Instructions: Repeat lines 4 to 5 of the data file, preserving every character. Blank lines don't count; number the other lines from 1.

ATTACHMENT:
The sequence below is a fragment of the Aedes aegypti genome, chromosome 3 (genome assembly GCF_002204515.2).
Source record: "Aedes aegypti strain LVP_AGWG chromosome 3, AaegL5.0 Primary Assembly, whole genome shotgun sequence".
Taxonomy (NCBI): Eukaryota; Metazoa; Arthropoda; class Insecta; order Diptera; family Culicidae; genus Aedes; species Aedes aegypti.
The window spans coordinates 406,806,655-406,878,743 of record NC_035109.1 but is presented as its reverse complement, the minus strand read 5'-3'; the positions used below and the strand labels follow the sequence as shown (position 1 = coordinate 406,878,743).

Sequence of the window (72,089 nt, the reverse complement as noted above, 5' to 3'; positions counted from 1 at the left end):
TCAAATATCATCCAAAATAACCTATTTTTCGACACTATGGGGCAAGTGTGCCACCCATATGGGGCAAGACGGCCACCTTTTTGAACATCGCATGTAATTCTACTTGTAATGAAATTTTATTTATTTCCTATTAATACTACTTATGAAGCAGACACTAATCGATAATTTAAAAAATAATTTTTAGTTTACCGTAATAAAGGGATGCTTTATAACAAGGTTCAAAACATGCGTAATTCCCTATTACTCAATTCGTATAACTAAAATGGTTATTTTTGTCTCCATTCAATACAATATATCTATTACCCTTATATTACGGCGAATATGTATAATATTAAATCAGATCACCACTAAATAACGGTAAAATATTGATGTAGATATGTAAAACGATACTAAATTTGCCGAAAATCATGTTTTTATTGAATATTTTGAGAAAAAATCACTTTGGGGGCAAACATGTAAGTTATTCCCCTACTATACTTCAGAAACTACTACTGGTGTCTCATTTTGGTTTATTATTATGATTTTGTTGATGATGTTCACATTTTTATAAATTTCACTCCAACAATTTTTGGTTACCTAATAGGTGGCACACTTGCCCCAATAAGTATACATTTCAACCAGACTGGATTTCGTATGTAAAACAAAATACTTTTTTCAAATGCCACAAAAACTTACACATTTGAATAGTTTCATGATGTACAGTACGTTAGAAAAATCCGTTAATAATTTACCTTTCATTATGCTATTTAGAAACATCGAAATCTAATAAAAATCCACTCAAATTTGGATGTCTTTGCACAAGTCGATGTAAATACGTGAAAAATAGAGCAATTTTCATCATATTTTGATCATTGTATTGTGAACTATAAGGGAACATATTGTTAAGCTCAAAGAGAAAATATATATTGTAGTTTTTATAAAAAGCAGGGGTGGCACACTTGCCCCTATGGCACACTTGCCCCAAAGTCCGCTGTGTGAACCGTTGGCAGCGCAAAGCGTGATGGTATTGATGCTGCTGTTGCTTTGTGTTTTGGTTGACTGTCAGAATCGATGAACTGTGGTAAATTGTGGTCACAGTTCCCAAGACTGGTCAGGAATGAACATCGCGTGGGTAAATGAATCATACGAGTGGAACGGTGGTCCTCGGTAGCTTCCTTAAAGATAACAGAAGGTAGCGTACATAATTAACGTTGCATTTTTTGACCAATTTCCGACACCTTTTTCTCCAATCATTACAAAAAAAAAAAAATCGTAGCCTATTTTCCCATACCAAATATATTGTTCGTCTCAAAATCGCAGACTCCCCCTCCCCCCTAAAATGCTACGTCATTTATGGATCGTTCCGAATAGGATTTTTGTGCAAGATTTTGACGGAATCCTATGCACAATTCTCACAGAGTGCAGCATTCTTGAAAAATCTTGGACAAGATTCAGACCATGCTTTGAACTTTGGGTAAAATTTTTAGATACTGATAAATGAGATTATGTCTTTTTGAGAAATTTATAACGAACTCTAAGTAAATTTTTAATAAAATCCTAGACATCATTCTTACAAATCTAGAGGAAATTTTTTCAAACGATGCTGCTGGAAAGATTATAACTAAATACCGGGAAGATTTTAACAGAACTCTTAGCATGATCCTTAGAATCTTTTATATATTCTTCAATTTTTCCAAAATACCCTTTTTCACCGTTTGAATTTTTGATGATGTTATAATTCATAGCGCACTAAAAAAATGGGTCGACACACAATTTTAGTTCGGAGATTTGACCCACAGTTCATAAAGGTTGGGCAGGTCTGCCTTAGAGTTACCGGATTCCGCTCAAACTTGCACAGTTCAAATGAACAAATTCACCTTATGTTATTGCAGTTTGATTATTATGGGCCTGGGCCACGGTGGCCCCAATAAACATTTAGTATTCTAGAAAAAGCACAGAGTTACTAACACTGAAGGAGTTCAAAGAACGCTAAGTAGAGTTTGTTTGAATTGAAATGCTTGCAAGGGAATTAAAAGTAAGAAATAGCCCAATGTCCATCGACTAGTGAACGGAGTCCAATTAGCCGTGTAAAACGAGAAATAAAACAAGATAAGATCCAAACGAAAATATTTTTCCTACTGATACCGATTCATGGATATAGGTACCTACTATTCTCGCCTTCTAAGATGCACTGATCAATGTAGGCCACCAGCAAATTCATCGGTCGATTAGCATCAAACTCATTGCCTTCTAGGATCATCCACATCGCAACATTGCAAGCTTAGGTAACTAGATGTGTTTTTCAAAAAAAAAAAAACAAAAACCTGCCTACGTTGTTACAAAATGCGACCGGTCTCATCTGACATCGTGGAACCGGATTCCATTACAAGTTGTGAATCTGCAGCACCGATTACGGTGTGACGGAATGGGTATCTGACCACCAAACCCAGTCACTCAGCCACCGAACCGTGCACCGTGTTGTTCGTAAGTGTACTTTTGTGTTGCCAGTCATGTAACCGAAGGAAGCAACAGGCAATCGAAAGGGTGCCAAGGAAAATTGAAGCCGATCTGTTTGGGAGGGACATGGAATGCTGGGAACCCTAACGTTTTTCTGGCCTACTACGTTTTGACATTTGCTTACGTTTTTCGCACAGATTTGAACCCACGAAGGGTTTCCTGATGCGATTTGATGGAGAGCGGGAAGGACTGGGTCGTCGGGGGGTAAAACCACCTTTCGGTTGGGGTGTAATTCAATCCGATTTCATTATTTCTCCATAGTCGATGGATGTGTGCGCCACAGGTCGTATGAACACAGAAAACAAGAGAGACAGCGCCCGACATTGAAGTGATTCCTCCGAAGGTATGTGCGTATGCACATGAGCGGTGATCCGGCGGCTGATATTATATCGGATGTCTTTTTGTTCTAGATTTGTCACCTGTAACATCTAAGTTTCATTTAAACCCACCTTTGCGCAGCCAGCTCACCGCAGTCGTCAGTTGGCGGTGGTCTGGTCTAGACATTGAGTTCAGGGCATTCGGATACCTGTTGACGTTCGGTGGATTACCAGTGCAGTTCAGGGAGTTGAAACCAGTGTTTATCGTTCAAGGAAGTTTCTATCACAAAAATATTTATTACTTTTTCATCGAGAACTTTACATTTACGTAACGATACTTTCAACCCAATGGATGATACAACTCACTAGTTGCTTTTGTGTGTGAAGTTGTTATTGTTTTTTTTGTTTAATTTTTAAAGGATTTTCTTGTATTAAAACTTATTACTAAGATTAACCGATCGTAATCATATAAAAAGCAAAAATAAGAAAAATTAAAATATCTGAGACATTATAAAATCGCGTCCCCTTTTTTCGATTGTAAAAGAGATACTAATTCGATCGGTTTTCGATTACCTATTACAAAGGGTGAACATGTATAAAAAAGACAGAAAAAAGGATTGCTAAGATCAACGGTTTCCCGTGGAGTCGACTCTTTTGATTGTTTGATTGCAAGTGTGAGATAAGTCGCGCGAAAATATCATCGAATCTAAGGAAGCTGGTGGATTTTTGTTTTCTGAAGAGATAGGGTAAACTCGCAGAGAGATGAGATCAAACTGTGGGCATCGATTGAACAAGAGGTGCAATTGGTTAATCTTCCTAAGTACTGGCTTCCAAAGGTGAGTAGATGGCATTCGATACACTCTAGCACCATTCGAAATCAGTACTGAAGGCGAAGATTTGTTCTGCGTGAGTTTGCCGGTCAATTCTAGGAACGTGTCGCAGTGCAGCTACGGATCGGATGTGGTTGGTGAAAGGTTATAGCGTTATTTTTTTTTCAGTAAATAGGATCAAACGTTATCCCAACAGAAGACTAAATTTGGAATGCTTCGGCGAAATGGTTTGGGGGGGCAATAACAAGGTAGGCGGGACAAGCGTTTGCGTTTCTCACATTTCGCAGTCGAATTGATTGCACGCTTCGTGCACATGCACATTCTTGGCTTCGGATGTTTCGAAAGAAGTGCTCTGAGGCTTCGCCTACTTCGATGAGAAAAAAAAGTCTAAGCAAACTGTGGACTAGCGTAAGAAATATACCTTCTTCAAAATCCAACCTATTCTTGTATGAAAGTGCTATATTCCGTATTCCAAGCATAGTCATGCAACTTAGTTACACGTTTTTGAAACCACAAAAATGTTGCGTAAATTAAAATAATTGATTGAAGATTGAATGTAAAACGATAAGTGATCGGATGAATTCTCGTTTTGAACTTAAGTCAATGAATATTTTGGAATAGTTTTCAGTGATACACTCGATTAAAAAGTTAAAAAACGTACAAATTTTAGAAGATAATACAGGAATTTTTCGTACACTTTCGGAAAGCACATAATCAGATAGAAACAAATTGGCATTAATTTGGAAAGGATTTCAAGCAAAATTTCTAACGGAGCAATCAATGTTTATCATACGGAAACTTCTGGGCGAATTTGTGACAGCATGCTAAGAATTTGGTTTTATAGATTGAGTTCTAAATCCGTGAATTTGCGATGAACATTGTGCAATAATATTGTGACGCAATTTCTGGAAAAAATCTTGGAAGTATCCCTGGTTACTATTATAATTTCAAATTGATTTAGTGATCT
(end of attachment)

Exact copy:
The window spans coordinates 406,806,655-406,878,743 of record NC_035109.1 but is presented as its reverse complement, the minus strand read 5'-3'; the positions used below and the strand labels follow the sequence as shown (position 1 = coordinate 406,878,743).

Sequence of the window (72,089 nt, the reverse complement as noted above, 5' to 3'; positions counted from 1 at the left end):